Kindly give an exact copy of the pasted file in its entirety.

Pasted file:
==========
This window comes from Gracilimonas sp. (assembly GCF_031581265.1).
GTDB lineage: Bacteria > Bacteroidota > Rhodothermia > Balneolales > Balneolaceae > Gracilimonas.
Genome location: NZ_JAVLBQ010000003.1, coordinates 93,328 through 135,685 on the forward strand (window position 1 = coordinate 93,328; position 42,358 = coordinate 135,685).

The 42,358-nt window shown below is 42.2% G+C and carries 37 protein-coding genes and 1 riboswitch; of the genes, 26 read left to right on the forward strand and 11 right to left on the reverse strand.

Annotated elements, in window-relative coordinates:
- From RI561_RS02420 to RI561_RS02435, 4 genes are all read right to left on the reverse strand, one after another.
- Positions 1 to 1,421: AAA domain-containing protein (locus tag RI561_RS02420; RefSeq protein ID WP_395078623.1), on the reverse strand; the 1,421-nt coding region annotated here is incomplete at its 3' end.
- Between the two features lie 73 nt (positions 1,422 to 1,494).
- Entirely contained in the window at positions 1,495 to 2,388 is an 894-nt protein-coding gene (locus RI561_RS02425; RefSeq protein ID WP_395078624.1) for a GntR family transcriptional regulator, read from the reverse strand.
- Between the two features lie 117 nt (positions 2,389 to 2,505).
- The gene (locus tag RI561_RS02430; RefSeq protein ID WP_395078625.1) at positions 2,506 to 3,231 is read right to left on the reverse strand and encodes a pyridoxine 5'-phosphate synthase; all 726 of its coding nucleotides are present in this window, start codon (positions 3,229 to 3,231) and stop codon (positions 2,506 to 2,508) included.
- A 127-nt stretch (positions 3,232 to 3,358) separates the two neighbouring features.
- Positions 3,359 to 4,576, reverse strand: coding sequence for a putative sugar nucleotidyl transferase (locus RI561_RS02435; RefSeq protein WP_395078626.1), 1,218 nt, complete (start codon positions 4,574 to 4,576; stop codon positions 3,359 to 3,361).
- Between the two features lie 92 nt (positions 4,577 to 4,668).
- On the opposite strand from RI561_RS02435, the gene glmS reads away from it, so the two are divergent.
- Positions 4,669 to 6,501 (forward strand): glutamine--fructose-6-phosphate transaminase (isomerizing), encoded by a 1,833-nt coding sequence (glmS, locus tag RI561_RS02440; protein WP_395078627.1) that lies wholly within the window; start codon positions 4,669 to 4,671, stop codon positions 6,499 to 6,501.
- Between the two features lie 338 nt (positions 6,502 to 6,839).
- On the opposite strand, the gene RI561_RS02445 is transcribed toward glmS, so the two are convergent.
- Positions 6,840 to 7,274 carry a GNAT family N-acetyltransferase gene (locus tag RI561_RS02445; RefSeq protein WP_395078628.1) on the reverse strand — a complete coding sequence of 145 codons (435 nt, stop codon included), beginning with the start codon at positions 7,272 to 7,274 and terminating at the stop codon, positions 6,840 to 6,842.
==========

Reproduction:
This window comes from Gracilimonas sp. (assembly GCF_031581265.1).
GTDB lineage: Bacteria > Bacteroidota > Rhodothermia > Balneolales > Balneolaceae > Gracilimonas.
Genome location: NZ_JAVLBQ010000003.1, coordinates 93,328 through 135,685 on the forward strand (window position 1 = coordinate 93,328; position 42,358 = coordinate 135,685).

The 42,358-nt window shown below is 42.2% G+C and carries 37 protein-coding genes and 1 riboswitch; of the genes, 26 read left to right on the forward strand and 11 right to left on the reverse strand.

Annotated elements, in window-relative coordinates:
- From RI561_RS02420 to RI561_RS02435, 4 genes are all read right to left on the reverse strand, one after another.
- Positions 1 to 1,421: AAA domain-containing protein (locus tag RI561_RS02420; RefSeq protein ID WP_395078623.1), on the reverse strand; the 1,421-nt coding region annotated here is incomplete at its 3' end.
- Between the two features lie 73 nt (positions 1,422 to 1,494).
- Entirely contained in the window at positions 1,495 to 2,388 is an 894-nt protein-coding gene (locus RI561_RS02425; RefSeq protein ID WP_395078624.1) for a GntR family transcriptional regulator, read from the reverse strand.
- Between the two features lie 117 nt (positions 2,389 to 2,505).
- The gene (locus tag RI561_RS02430; RefSeq protein ID WP_395078625.1) at positions 2,506 to 3,231 is read right to left on the reverse strand and encodes a pyridoxine 5'-phosphate synthase; all 726 of its coding nucleotides are present in this window, start codon (positions 3,229 to 3,231) and stop codon (positions 2,506 to 2,508) included.
- A 127-nt stretch (positions 3,232 to 3,358) separates the two neighbouring features.
- Positions 3,359 to 4,576, reverse strand: coding sequence for a putative sugar nucleotidyl transferase (locus RI561_RS02435; RefSeq protein WP_395078626.1), 1,218 nt, complete (start codon positions 4,574 to 4,576; stop codon positions 3,359 to 3,361).
- Between the two features lie 92 nt (positions 4,577 to 4,668).
- On the opposite strand from RI561_RS02435, the gene glmS reads away from it, so the two are divergent.
- Positions 4,669 to 6,501 (forward strand): glutamine--fructose-6-phosphate transaminase (isomerizing), encoded by a 1,833-nt coding sequence (glmS, locus tag RI561_RS02440; protein WP_395078627.1) that lies wholly within the window; start codon positions 4,669 to 4,671, stop codon positions 6,499 to 6,501.
- Between the two features lie 338 nt (positions 6,502 to 6,839).
- On the opposite strand, the gene RI561_RS02445 is transcribed toward glmS, so the two are convergent.
- Positions 6,840 to 7,274 carry a GNAT family N-acetyltransferase gene (locus tag RI561_RS02445; RefSeq protein WP_395078628.1) on the reverse strand — a complete coding sequence of 145 codons (435 nt, stop codon included), beginning with the start codon at positions 7,272 to 7,274 and terminating at the stop codon, positions 6,840 to 6,842.